Here’s another one from the archives, this time from my second poetry collection, Pagan Blues (2007):
I have placed it on the alter
for the devout to devour.
I have buried it in sand
forsaking it to the sun.
I have left it near the edge
letting gravity run its course.
I have split it in two
exposing it for the gods.
I have set it on the pyre
transforming it to ash.
I have ground it to dust
scattering it at sea.
I have hung it from a cross
skewering its side.
I have named it
and left it unnamed.
Posted in response to: http://dailypost.wordpress.com/2014/02/24/writing-challenge-object/
It’s December 23, 2012 and I’m in San Cristobal de las Casas, Mexico, for what many say is the day the Mayans have prophesied as the end of the world. Of course, in reality today marks the end of the previous Mayan calendar and there are no more Maya around to start the next one, but what’s a decade without at least one predicted apocalypse?
It’s a rainy day and I’ve joined a small group heading out to San Juan Chamula, located in the Chiapas highlands, known for its rebels. In fact, we pass truckloads of rebels driving into San Cristobal while we are heading out, replete with masks and rifles and an uncertain purpose.
San Juan Chamula enjoys unique autonomous status within Mexico. No outside police or military are allowed in the village and Chamulas have their own police force. We’re dropped off in front of a small cemetery and walk through the rain into the center of town. While visiting their church, home to a unique blend of traditional Maya beliefs with Catholic practices, we are witness to a shaman’s sacrifice. None of the locals seem to notice—they pass along to find the altar they are looking for, the one that will hear their prayers. I sit to the side and watch the shaman. He is kneeling, chanting, and rocking gently back and forth all while holding a very passive chicken. After going into a transe-like state, the shaman cleansers the chicken over the smoke from the rows of candles lit in front of him before twisting the bird’s neck. The chicken convulses a few times before becoming still and being placed back into the plastic bag it was brought in. After a few more chants, the shaman rises and leaves.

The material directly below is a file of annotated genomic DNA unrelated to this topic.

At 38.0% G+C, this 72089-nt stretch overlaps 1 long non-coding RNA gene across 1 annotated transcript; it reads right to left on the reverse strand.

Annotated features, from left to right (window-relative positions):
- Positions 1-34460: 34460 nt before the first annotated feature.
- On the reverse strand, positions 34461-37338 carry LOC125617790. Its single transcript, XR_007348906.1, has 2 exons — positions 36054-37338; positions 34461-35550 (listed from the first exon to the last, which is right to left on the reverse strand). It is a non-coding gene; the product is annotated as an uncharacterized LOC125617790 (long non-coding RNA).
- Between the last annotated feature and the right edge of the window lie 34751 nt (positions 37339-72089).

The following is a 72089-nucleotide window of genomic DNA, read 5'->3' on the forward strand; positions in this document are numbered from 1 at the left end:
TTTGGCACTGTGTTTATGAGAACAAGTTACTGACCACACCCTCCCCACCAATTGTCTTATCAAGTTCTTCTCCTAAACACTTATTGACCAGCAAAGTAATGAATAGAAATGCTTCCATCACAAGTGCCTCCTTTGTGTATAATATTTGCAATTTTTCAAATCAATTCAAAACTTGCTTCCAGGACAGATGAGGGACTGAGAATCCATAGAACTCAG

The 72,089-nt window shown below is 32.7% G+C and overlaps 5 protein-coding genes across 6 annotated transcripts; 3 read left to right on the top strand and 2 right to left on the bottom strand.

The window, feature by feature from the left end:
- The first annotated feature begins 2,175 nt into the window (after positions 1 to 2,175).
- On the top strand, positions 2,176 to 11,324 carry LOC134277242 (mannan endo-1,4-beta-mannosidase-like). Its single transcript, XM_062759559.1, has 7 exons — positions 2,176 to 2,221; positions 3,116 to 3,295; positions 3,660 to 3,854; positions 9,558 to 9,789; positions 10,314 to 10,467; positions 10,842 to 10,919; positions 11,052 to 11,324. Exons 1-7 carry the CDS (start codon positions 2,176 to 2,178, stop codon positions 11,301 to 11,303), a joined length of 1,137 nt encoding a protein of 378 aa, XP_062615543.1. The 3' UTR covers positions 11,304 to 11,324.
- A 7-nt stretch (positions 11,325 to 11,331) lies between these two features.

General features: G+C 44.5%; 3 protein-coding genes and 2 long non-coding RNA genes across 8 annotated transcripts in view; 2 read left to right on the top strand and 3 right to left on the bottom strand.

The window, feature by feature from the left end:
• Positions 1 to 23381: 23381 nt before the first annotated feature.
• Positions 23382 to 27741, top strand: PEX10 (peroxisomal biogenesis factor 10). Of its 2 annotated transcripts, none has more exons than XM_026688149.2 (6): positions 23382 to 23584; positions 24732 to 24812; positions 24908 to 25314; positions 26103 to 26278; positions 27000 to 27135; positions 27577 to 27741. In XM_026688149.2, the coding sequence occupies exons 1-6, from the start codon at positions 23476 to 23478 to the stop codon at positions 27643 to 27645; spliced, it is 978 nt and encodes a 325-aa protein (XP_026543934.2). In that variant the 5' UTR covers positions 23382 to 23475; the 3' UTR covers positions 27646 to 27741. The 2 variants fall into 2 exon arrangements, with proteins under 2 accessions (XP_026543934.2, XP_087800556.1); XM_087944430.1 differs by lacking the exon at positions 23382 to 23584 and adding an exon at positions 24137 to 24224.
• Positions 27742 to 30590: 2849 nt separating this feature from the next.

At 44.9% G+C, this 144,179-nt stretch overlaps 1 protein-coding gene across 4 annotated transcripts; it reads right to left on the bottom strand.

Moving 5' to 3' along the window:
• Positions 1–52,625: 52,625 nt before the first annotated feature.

We follow this with a home visit in neighboring San Lorenzo Zinacantán, though this home is also a market and cafeteria. It’s good to know that on the last day of the world, after the sacrifices have been made, one can still get in a little shopping.
Posted in response to: http://dailypost.wordpress.com/2013/12/02/weekly-writing-challenge-snapshots/